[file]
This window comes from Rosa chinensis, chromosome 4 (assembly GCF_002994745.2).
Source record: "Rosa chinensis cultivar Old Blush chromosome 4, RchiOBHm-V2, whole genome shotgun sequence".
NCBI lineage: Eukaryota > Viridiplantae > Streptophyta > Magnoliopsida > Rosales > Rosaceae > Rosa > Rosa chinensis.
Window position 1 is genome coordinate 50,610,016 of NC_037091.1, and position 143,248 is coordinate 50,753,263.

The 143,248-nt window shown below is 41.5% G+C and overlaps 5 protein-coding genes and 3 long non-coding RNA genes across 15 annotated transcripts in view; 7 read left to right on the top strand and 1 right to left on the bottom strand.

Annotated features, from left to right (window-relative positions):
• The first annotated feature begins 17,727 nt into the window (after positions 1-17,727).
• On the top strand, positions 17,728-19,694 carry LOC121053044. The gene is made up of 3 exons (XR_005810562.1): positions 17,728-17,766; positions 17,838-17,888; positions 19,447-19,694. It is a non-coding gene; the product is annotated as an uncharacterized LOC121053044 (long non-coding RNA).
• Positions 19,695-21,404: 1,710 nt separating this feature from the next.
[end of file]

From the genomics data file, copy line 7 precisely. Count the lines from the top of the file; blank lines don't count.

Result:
• The first annotated feature begins 17,727 nt into the window (after positions 1-17,727).